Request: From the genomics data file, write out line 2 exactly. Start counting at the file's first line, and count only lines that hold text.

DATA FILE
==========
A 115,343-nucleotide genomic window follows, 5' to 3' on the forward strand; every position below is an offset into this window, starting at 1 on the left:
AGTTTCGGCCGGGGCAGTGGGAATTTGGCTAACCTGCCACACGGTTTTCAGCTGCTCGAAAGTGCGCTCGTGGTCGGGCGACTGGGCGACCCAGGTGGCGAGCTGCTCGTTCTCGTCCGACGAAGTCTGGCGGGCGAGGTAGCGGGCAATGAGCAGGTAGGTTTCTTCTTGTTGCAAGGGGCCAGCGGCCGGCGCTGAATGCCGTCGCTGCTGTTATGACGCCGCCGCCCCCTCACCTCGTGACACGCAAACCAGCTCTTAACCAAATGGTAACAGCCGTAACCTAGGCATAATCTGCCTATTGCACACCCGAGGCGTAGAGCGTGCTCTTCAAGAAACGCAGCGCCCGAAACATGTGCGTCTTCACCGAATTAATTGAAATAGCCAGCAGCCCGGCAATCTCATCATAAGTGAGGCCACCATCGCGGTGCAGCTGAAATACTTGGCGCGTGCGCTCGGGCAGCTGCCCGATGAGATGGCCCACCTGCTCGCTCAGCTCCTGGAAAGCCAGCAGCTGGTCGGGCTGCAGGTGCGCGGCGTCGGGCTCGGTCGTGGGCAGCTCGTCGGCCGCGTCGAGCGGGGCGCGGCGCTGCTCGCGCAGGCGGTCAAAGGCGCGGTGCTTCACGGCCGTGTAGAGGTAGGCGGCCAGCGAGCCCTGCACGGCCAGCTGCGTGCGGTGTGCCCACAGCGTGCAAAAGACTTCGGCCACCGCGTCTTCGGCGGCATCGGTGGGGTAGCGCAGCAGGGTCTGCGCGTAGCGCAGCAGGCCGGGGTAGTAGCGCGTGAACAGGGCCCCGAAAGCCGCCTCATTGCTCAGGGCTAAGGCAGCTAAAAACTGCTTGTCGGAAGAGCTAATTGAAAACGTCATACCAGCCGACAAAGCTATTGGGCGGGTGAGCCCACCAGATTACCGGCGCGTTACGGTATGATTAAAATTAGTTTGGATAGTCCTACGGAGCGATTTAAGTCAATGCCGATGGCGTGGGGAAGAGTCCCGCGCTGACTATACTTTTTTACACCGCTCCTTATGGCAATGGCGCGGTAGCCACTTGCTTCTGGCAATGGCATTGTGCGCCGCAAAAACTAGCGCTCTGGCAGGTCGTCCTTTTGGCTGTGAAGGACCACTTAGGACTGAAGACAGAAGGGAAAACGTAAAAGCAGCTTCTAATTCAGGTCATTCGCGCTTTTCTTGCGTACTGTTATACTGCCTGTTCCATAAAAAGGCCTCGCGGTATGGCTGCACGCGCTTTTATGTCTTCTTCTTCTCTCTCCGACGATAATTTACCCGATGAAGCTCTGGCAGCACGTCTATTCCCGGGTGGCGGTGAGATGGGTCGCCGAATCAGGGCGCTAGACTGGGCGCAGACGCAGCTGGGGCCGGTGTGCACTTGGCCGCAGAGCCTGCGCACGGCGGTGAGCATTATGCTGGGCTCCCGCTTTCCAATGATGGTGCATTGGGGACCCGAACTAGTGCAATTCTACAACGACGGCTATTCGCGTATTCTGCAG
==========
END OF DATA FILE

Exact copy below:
AGTTTCGGCCGGGGCAGTGGGAATTTGGCTAACCTGCCACACGGTTTTCAGCTGCTCGAAAGTGCGCTCGTGGTCGGGCGACTGGGCGACCCAGGTGGCGAGCTGCTCGTTCTCGTCCGACGAAGTCTGGCGGGCGAGGTAGCGGGCAATGAGCAGGTAGGTTTCTTCTTGTTGCAAGGGGCCAGCGGCCGGCGCTGAATGCCGTCGCTGCTGTTATGACGCCGCCGCCCCCTCACCTCGTGACACGCAAACCAGCTCTTAACCAAATGGTAACAGCCGTAACCTAGGCATAATCTGCCTATTGCACACCCGAGGCGTAGAGCGTGCTCTTCAAGAAACGCAGCGCCCGAAACATGTGCGTCTTCACCGAATTAATTGAAATAGCCAGCAGCCCGGCAATCTCATCATAAGTGAGGCCACCATCGCGGTGCAGCTGAAATACTTGGCGCGTGCGCTCGGGCAGCTGCCCGATGAGATGGCCCACCTGCTCGCTCAGCTCCTGGAAAGCCAGCAGCTGGTCGGGCTGCAGGTGCGCGGCGTCGGGCTCGGTCGTGGGCAGCTCGTCGGCCGCGTCGAGCGGGGCGCGGCGCTGCTCGCGCAGGCGGTCAAAGGCGCGGTGCTTCACGGCCGTGTAGAGGTAGGCGGCCAGCGAGCCCTGCACGGCCAGCTGCGTGCGGTGTGCCCACAGCGTGCAAAAGACTTCGGCCACCGCGTCTTCGGCGGCATCGGTGGGGTAGCGCAGCAGGGTCTGCGCGTAGCGCAGCAGGCCGGGGTAGTAGCGCGTGAACAGGGCCCCGAAAGCCGCCTCATTGCTCAGGGCTAAGGCAGCTAAAAACTGCTTGTCGGAAGAGCTAATTGAAAACGTCATACCAGCCGACAAAGCTATTGGGCGGGTGAGCCCACCAGATTACCGGCGCGTTACGGTATGATTAAAATTAGTTTGGATAGTCCTACGGAGCGATTTAAGTCAATGCCGATGGCGTGGGGAAGAGTCCCGCGCTGACTATACTTTTTTACACCGCTCCTTATGGCAATGGCGCGGTAGCCACTTGCTTCTGGCAATGGCATTGTGCGCCGCAAAAACTAGCGCTCTGGCAGGTCGTCCTTTTGGCTGTGAAGGACCACTTAGGACTGAAGACAGAAGGGAAAACGTAAAAGCAGCTTCTAATTCAGGTCATTCGCGCTTTTCTTGCGTACTGTTATACTGCCTGTTCCATAAAAAGGCCTCGCGGTATGGCTGCACGCGCTTTTATGTCTTCTTCTTCTCTCTCCGACGATAATTTACCCGATGAAGCTCTGGCAGCACGTCTATTCCCGGGTGGCGGTGAGATGGGTCGCCGAATCAGGGCGCTAGACTGGGCGCAGACGCAGCTGGGGCCGGTGTGCACTTGGCCGCAGAGCCTGCGCACGGCGGTGAGCATTATGCTGGGCTCCCGCTTTCCAATGATGGTGCATTGGGGACCCGAACTAGTGCAATTCTACAACGACGGCTATTCGCGTATTCTGCAG